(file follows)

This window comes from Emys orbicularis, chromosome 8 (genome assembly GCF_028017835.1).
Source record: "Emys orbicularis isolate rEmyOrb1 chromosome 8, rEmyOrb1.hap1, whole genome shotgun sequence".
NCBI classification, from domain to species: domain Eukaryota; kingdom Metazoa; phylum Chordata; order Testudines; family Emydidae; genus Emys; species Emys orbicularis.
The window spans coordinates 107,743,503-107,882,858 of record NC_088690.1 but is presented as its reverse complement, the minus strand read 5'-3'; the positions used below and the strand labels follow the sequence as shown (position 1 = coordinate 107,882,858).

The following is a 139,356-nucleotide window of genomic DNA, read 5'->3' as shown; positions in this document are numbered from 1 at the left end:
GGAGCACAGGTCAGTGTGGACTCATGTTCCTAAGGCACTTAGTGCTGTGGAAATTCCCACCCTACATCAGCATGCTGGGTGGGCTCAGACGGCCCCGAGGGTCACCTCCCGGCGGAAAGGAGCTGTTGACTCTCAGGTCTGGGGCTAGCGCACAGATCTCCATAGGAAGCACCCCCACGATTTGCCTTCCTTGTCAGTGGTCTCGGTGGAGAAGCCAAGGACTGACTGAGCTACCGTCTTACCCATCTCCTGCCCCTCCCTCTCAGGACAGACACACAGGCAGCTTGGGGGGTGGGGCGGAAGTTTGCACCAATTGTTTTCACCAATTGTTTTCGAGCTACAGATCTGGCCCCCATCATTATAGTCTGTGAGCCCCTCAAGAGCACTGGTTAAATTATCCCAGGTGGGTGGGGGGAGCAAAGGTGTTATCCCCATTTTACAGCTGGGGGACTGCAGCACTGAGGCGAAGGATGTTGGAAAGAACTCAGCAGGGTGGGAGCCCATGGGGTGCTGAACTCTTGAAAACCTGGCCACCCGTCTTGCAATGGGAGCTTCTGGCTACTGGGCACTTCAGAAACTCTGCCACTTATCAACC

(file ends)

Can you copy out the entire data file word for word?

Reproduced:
This window comes from Emys orbicularis, chromosome 8 (genome assembly GCF_028017835.1).
Source record: "Emys orbicularis isolate rEmyOrb1 chromosome 8, rEmyOrb1.hap1, whole genome shotgun sequence".
NCBI classification, from domain to species: domain Eukaryota; kingdom Metazoa; phylum Chordata; order Testudines; family Emydidae; genus Emys; species Emys orbicularis.
The window spans coordinates 107,743,503-107,882,858 of record NC_088690.1 but is presented as its reverse complement, the minus strand read 5'-3'; the positions used below and the strand labels follow the sequence as shown (position 1 = coordinate 107,882,858).

The following is a 139,356-nucleotide window of genomic DNA, read 5'->3' as shown; positions in this document are numbered from 1 at the left end:
GGAGCACAGGTCAGTGTGGACTCATGTTCCTAAGGCACTTAGTGCTGTGGAAATTCCCACCCTACATCAGCATGCTGGGTGGGCTCAGACGGCCCCGAGGGTCACCTCCCGGCGGAAAGGAGCTGTTGACTCTCAGGTCTGGGGCTAGCGCACAGATCTCCATAGGAAGCACCCCCACGATTTGCCTTCCTTGTCAGTGGTCTCGGTGGAGAAGCCAAGGACTGACTGAGCTACCGTCTTACCCATCTCCTGCCCCTCCCTCTCAGGACAGACACACAGGCAGCTTGGGGGGTGGGGCGGAAGTTTGCACCAATTGTTTTCACCAATTGTTTTCGAGCTACAGATCTGGCCCCCATCATTATAGTCTGTGAGCCCCTCAAGAGCACTGGTTAAATTATCCCAGGTGGGTGGGGGGAGCAAAGGTGTTATCCCCATTTTACAGCTGGGGGACTGCAGCACTGAGGCGAAGGATGTTGGAAAGAACTCAGCAGGGTGGGAGCCCATGGGGTGCTGAACTCTTGAAAACCTGGCCACCCGTCTTGCAATGGGAGCTTCTGGCTACTGGGCACTTCAGAAACTCTGCCACTTATCAACC